The Structural Engineer > Archive > Volume 57 (1979) > Issues > Issue 8 > Links in a Chain. The Development of Suspension Bridges 1801-70
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Links in a Chain. The Development of Suspension Bridges 1801-70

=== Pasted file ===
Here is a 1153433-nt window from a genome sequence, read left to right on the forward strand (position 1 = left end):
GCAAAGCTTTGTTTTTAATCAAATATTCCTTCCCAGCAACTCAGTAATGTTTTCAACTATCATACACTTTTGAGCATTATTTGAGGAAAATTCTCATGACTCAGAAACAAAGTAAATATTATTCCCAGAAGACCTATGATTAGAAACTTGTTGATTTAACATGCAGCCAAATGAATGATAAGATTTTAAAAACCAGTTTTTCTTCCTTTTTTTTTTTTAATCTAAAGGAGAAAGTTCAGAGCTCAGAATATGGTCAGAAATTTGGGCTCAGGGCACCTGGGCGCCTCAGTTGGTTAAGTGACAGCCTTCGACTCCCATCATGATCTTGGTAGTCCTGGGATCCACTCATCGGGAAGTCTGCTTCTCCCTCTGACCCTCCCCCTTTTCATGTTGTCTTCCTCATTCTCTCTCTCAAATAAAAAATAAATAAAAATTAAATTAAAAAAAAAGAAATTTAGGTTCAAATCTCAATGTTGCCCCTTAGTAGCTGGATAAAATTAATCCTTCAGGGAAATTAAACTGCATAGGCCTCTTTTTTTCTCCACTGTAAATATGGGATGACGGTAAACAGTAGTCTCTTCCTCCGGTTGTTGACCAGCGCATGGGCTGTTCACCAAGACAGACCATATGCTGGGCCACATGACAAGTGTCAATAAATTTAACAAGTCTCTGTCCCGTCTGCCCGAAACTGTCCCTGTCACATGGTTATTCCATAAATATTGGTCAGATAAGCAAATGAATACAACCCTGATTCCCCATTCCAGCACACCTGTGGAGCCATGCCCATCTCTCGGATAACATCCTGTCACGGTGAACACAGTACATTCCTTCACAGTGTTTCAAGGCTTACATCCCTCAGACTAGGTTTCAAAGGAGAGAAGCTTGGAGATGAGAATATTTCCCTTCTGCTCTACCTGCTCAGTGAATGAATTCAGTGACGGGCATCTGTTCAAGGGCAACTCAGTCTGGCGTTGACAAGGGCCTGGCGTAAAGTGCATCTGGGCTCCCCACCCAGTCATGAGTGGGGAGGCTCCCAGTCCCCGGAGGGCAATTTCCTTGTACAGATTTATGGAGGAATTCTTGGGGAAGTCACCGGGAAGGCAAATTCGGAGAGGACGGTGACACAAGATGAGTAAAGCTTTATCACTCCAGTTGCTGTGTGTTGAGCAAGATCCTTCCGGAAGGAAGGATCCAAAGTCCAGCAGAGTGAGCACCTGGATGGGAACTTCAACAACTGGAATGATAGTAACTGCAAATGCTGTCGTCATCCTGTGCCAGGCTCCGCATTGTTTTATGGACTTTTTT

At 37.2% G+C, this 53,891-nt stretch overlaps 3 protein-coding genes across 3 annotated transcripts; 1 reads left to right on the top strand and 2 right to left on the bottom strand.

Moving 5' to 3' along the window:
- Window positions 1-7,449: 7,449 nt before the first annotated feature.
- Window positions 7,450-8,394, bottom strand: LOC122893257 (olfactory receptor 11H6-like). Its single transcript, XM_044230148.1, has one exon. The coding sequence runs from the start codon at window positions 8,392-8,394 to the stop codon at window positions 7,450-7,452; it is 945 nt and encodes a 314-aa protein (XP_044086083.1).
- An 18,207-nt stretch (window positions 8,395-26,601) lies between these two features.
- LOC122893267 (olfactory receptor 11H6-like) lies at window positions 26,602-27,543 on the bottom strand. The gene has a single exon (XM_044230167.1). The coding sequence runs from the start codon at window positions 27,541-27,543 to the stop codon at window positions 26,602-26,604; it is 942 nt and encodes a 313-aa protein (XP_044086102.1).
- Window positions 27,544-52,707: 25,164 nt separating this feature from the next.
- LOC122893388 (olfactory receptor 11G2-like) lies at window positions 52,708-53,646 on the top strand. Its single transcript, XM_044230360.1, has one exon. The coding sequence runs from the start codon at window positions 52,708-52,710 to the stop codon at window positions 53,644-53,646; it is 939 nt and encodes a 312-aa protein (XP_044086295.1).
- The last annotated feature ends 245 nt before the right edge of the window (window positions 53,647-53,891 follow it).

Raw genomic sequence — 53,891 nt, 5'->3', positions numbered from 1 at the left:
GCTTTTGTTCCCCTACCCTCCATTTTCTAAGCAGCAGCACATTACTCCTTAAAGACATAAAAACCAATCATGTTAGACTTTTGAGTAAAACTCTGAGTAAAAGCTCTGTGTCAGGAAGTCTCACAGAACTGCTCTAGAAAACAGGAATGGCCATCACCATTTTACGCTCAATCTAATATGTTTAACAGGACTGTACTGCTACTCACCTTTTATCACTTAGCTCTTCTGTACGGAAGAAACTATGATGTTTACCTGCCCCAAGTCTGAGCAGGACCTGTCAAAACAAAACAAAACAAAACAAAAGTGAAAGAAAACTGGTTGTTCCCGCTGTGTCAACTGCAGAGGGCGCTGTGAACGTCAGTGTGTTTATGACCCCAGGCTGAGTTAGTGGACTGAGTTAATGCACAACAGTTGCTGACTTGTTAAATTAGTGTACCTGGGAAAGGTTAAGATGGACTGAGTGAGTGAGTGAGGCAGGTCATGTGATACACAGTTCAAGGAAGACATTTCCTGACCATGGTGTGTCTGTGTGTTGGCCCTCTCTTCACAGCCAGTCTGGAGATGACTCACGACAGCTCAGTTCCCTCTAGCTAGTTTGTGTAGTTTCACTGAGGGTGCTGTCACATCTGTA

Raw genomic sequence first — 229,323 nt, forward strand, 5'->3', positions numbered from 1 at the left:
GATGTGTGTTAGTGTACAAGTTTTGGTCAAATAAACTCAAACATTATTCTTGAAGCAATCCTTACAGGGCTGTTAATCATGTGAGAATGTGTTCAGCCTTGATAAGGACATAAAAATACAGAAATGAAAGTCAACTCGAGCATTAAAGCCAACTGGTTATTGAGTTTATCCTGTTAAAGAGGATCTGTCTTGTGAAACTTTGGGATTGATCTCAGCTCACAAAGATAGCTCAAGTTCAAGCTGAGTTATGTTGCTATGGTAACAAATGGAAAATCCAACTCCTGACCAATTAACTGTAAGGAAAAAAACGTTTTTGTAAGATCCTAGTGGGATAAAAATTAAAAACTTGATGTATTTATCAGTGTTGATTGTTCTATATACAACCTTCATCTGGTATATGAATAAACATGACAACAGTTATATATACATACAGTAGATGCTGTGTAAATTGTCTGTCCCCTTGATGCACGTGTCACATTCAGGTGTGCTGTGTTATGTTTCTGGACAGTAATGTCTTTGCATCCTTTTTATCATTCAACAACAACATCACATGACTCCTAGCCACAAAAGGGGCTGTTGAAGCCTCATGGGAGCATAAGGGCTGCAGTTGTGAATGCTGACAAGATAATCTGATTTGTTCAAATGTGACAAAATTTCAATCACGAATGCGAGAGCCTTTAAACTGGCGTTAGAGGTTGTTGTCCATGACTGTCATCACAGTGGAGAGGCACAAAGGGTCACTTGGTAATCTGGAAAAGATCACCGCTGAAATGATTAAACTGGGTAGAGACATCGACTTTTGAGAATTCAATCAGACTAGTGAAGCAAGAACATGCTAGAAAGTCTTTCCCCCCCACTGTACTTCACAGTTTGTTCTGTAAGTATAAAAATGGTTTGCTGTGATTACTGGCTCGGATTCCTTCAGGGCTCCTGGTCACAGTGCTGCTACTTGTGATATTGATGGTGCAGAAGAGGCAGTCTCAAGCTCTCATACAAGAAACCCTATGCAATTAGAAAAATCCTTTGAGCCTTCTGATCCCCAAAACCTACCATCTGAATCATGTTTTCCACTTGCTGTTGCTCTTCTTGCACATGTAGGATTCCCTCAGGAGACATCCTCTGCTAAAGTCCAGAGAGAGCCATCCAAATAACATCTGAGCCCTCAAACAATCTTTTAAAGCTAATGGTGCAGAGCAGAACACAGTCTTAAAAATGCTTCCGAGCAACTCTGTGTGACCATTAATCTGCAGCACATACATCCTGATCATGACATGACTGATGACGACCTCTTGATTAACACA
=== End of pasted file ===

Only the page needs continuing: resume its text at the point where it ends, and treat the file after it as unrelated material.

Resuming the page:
In dealing with the development of science and technology, historians are interested in identifying original idea5 or concepts and their subsequent diffusion and elaboration as well as in biographical information on famous scientists and engineers. From Samuel Smiles to L T. C. Rolt the biographical tradition has been a popular and powerful influence on the history of technology. This approach has tended to produce history on the heroic scale with little emphasis on the development and interchange of ideas or the continuity of technological change. On the other hand, an economic historian might well view certain aspects of the Industrial Revolution without more than a mention of those engineers responsible for particular technological developments. For example, one could view the history of the steam engine in terms of the number of units produced, their geographical distribution and resulting influence on the expansion of the factory system. This paper, however, is concerned with the ideas and leading engineers behind the development of the modern suspension bridge. E.L. Kemp